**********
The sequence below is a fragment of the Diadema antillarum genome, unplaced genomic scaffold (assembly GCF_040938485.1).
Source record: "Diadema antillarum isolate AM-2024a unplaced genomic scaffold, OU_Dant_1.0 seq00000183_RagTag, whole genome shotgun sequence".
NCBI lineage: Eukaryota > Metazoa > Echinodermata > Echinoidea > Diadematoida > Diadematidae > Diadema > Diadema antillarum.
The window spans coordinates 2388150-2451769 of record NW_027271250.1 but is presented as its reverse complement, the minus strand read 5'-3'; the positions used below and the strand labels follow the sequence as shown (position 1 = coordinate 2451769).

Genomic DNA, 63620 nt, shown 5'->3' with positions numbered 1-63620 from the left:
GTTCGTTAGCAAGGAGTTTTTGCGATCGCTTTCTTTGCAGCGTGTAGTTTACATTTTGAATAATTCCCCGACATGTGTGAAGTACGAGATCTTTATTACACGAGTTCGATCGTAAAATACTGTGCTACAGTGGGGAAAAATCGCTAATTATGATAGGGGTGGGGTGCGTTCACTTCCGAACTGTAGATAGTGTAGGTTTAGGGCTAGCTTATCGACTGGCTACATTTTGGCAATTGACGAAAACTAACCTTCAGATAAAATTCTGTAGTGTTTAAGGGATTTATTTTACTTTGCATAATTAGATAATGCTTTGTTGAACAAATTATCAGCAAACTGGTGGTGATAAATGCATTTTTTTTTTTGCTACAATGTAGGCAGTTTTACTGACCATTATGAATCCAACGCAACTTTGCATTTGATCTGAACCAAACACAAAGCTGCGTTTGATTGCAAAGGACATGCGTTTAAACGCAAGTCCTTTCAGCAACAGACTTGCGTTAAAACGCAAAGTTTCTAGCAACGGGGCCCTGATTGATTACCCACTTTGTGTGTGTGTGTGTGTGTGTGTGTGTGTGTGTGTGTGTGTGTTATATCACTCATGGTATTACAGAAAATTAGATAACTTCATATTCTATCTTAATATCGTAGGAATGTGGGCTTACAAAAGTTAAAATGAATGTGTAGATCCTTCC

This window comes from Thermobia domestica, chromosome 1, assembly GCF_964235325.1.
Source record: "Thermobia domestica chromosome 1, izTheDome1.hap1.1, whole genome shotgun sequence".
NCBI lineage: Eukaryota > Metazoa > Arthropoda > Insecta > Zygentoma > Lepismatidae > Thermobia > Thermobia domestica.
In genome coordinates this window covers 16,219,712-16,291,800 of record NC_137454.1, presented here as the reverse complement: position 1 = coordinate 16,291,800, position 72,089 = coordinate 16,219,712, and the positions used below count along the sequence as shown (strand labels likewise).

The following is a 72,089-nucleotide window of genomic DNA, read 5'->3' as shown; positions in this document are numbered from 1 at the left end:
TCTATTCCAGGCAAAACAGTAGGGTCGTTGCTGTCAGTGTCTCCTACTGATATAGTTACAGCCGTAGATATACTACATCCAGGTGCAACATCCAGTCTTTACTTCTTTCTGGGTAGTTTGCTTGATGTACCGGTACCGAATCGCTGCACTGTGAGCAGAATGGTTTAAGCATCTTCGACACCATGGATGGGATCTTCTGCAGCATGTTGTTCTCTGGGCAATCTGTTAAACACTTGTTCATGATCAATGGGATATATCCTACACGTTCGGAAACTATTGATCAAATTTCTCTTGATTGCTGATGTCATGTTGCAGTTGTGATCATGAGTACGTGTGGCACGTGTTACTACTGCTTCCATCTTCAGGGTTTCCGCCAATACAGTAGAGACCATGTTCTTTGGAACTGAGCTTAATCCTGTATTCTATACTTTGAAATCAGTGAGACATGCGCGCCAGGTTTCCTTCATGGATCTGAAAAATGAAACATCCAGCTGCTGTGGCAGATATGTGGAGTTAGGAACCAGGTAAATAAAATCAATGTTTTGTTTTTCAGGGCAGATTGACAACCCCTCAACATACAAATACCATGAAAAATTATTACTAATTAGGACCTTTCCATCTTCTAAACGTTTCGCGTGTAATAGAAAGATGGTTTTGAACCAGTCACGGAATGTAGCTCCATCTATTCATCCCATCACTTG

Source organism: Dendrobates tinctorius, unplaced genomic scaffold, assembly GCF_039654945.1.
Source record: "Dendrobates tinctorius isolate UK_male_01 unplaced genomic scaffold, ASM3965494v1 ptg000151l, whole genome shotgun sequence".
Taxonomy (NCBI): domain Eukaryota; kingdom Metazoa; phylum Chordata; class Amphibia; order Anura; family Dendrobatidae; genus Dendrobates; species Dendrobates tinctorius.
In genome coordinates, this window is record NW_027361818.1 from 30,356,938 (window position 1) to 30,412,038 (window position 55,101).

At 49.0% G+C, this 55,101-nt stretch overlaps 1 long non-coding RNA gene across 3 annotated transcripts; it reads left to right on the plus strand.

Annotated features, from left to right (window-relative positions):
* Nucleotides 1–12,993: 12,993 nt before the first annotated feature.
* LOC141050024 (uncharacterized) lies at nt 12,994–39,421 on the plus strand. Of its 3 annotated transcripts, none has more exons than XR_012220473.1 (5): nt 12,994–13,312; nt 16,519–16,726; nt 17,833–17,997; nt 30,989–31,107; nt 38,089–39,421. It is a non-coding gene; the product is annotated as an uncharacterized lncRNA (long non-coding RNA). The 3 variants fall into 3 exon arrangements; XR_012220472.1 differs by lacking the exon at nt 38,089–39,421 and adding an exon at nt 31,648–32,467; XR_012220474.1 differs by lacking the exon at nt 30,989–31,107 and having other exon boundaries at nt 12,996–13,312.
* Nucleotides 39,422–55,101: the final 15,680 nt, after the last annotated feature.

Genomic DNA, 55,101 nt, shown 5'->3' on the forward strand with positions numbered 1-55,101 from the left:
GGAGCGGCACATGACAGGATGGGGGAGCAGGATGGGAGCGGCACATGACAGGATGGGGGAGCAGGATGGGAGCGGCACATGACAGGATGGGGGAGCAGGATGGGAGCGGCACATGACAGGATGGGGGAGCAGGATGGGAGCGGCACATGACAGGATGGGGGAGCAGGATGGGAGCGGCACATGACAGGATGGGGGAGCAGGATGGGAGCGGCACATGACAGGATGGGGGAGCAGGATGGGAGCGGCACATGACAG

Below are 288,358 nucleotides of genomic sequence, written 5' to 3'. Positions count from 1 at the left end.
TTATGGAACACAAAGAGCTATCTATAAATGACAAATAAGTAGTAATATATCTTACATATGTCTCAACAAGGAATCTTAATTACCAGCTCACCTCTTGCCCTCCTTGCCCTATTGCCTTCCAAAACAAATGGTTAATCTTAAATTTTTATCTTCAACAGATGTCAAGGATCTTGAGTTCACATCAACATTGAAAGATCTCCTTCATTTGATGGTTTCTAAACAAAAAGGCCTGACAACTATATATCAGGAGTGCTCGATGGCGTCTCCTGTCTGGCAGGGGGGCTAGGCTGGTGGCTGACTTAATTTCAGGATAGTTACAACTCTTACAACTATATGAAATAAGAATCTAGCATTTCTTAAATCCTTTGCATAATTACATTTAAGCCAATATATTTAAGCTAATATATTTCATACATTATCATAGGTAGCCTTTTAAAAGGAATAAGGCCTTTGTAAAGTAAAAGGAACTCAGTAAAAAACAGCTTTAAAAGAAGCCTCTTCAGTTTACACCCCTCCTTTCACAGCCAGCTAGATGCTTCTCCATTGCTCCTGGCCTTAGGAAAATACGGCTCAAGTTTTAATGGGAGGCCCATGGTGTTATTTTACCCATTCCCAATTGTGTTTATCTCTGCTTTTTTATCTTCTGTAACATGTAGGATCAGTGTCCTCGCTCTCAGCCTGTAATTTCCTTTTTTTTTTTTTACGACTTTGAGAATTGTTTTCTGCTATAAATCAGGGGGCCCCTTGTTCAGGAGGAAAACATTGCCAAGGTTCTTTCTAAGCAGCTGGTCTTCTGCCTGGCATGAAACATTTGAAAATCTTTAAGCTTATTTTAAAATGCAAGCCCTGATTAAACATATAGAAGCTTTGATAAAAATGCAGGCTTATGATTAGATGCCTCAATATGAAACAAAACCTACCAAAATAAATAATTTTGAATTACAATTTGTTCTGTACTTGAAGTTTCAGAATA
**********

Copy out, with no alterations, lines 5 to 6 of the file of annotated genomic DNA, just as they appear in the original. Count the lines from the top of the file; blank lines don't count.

Genomic DNA, 63620 nt, shown 5'->3' with positions numbered 1-63620 from the left:
GTTCGTTAGCAAGGAGTTTTTGCGATCGCTTTCTTTGCAGCGTGTAGTTTACATTTTGAATAATTCCCCGACATGTGTGAAGTACGAGATCTTTATTACACGAGTTCGATCGTAAAATACTGTGCTACAGTGGGGAAAAATCGCTAATTATGATAGGGGTGGGGTGCGTTCACTTCCGAACTGTAGATAGTGTAGGTTTAGGGCTAGCTTATCGACTGGCTACATTTTGGCAATTGACGAAAACTAACCTTCAGATAAAATTCTGTAGTGTTTAAGGGATTTATTTTACTTTGCATAATTAGATAATGCTTTGTTGAACAAATTATCAGCAAACTGGTGGTGATAAATGCATTTTTTTTTTTGCTACAATGTAGGCAGTTTTACTGACCATTATGAATCCAACGCAACTTTGCATTTGATCTGAACCAAACACAAAGCTGCGTTTGATTGCAAAGGACATGCGTTTAAACGCAAGTCCTTTCAGCAACAGACTTGCGTTAAAACGCAAAGTTTCTAGCAACGGGGCCCTGATTGATTACCCACTTTGTGTGTGTGTGTGTGTGTGTGTGTGTGTGTGTGTGTGTGTGTTATATCACTCATGGTATTACAGAAAATTAGATAACTTCATATTCTATCTTAATATCGTAGGAATGTGGGCTTACAAAAGTTAAAATGAATGTGTAGATCCTTCC